Specifying broomed exterior concrete surfaces

broom_different broom stroke depths
Differences in broom-stroke depth can affect the perception of color. Only one truckload of concrete was used on this project, but the differing broom-stroke depth for adjacent broom passes caused an apparent color difference. Photo © Ward Malisch

ACI 302.1R states the minimum local F-number values are set at 67 percent of the specified overall values; and 
thus the minimum local value for flatness is FF 13 and for levelness is FL 10. However,

ACI 302.1R also states levelness does not apply to sloped surfaces and, since most exterior concrete surfaces are sloped, the levelness requirement would not apply.

Flatness specification clauses
Flatness specification requirements from MasterSpec and ACI specifications and guides are summarized as follows.

MasterFormat Section 03 30 00–Cast-in-place Concrete
This requires a straightedge or F-number tolerance for trowel finish but no tolerances for scratch, float, or broom finish.

MasterFormat Section 32 13 13–Concrete Paving: Surface
This requires a gap below 3 m (10 ft) long, unleveled straightedge not to exceed 13 mm (1⁄2 in.).

ACI 117-10, Standard Specifications for Tolerances for Concrete Materials and Construction, Section 12, Exterior Pavements and Sidewalks
Surface tolerances specified only for ramps, sidewalks, and intersections. The commentary indicates conventional floor surface tolerances are appropriately applied to areas such as mechanical rooms, non-public areas, or surfaces under raised computer flooring or thick-set tile. Unlike ACI 302.1R, it does not mention parking garage structures.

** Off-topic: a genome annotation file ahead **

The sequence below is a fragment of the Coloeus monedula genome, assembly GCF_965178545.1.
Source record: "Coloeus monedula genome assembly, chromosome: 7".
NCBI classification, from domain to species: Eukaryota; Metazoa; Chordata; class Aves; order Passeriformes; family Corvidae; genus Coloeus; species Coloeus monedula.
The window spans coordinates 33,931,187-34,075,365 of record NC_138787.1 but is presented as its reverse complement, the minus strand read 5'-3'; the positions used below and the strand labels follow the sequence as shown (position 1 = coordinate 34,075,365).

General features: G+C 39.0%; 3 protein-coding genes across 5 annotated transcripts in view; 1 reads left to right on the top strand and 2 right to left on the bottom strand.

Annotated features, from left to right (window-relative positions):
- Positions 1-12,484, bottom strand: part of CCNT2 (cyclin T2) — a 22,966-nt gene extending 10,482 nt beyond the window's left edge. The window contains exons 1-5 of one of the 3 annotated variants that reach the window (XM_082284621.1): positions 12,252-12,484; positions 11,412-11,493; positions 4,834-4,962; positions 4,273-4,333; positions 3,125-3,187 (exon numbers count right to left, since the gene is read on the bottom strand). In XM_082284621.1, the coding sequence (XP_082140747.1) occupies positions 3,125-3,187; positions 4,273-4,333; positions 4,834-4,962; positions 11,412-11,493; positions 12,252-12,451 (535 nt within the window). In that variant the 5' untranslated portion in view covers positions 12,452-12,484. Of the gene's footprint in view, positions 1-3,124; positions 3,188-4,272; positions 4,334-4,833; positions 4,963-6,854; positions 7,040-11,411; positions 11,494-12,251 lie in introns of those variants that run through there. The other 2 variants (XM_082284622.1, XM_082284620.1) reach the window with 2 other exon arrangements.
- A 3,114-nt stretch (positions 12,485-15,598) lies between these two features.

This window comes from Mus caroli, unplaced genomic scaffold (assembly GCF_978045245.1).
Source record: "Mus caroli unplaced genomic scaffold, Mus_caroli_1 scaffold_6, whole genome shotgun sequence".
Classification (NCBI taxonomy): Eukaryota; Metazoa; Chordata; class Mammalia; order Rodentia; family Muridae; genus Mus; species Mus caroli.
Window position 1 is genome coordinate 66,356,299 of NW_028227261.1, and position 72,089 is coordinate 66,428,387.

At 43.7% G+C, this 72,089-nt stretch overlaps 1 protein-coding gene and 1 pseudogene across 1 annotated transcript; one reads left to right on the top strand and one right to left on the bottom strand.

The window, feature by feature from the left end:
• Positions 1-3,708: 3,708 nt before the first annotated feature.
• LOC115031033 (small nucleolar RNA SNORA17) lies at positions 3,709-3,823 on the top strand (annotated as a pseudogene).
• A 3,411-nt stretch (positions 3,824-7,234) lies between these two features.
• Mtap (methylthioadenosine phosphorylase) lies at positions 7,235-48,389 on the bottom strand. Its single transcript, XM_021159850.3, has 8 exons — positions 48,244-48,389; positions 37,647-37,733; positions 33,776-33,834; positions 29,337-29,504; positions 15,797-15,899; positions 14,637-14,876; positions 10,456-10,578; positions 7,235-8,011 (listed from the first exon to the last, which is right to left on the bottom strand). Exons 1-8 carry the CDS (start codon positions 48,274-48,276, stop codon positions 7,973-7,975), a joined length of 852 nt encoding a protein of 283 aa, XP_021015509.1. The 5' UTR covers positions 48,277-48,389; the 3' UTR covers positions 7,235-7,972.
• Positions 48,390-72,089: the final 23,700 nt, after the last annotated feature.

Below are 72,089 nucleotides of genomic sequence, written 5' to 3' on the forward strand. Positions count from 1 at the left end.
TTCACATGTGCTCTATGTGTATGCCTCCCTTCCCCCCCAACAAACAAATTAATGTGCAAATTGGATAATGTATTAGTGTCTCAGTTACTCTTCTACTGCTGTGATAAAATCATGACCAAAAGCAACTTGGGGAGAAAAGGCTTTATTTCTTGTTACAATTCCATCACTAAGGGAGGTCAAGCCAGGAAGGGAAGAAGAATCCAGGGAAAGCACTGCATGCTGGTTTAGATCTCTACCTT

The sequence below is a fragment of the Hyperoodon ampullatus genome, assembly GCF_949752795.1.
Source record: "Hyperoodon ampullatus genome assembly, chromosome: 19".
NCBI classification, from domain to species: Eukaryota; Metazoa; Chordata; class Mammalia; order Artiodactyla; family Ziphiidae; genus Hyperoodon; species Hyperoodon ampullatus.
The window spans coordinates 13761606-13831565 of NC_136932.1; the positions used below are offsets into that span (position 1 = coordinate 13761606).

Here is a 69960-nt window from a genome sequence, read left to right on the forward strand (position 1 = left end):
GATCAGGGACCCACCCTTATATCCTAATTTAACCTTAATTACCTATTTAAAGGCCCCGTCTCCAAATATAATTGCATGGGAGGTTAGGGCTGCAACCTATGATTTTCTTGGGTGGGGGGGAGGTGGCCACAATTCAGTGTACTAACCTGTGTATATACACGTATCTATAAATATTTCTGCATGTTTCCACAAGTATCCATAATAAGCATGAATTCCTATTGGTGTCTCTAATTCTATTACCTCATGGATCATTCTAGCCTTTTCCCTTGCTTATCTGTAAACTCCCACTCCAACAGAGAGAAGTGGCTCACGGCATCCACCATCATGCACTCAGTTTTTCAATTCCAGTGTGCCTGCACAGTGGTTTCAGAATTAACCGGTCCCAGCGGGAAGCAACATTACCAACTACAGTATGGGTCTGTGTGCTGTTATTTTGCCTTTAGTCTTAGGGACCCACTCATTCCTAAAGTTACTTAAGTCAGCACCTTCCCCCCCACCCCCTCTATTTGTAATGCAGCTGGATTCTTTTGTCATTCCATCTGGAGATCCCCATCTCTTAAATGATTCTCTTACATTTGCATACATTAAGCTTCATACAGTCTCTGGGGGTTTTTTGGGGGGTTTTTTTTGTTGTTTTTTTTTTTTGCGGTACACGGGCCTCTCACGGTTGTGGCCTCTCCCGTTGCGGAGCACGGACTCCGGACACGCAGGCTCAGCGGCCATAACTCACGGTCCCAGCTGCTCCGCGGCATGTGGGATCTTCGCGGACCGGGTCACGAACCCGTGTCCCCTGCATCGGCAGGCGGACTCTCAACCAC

ACI 301-10, Specifications for Structural Concrete
This requires flatness surface tolerances for scratch, float, and trowel finish, but not for broom finish.

ACI 302.1R-04, Guide to Concrete Floor and Slab Construction
This provides recommendations for trowel finish for different applications, but no tolerance recommendations for scratch, float, or broom finish.

ACI 330.1-03, Specification for Unreinforced Concrete Parking Lots
In any direction, the gap below a 3-m unleveled straightedge resting on high spots shall not exceed 13 mm.

ACI 362.1R-12, Guide for the Design and Construction of Durable Parking Structures
This does not recommend any surface tolerances.

Straightedge vs. F-number
The Commentary for ACI 117-10 indicates an FF of 20 defined as a “conventional” floor classification is approximately equal to a 6 to 15-mm (1⁄4 to 5⁄8-in.) gap under a 3-m (10-ft) straightedge. Conversely, the Commentary states a 13-mm (1⁄2-in.) gap under a 3-m straightedge would be equal to a floor flatness ranging from FF 17 to 28. The Commentary for ACI 117-90 had previously stated a “rough correlation” for a 13-mm gap under a 3-m unleveled straightedge would be an FF of 12.

F-number specification
F-numbers are used extensively for specifying flatness and levelness of interior floor slabs. It appears because of this, and limitations of the straightedge method, some specifiers use F-number tolerances for exterior concrete slabs. Currently, there are no industry recommendations for F-numbers on exterior broomed concrete surfaces. These authors have seen a specification requiring an overall FF/FL of 35/25 for a project. It should be noted that the levelness, FL, specification would be inappropriate if the surface was sloped. However, what is a reasonable FF requirement for a sloped and broomed surface?

Measured flatness on a bullfloat surface for buildings